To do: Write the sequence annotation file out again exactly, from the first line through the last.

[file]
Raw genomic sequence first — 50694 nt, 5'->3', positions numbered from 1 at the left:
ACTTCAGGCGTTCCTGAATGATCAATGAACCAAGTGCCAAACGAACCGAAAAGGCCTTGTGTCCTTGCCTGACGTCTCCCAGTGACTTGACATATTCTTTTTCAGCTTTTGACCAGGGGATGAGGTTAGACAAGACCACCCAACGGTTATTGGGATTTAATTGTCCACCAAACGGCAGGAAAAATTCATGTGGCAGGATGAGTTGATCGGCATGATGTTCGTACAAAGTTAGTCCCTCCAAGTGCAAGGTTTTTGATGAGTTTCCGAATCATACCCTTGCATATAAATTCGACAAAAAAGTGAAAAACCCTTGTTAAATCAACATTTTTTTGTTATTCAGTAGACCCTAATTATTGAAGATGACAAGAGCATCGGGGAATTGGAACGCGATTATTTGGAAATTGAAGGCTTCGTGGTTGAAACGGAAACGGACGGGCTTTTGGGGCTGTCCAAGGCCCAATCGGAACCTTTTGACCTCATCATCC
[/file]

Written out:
Raw genomic sequence first — 50694 nt, 5'->3', positions numbered from 1 at the left:
ACTTCAGGCGTTCCTGAATGATCAATGAACCAAGTGCCAAACGAACCGAAAAGGCCTTGTGTCCTTGCCTGACGTCTCCCAGTGACTTGACATATTCTTTTTCAGCTTTTGACCAGGGGATGAGGTTAGACAAGACCACCCAACGGTTATTGGGATTTAATTGTCCACCAAACGGCAGGAAAAATTCATGTGGCAGGATGAGTTGATCGGCATGATGTTCGTACAAAGTTAGTCCCTCCAAGTGCAAGGTTTTTGATGAGTTTCCGAATCATACCCTTGCATATAAATTCGACAAAAAAGTGAAAAACCCTTGTTAAATCAACATTTTTTTGTTATTCAGTAGACCCTAATTATTGAAGATGACAAGAGCATCGGGGAATTGGAACGCGATTATTTGGAAATTGAAGGCTTCGTGGTTGAAACGGAAACGGACGGGCTTTTGGGGCTGTCCAAGGCCCAATCGGAACCTTTTGACCTCATCATCC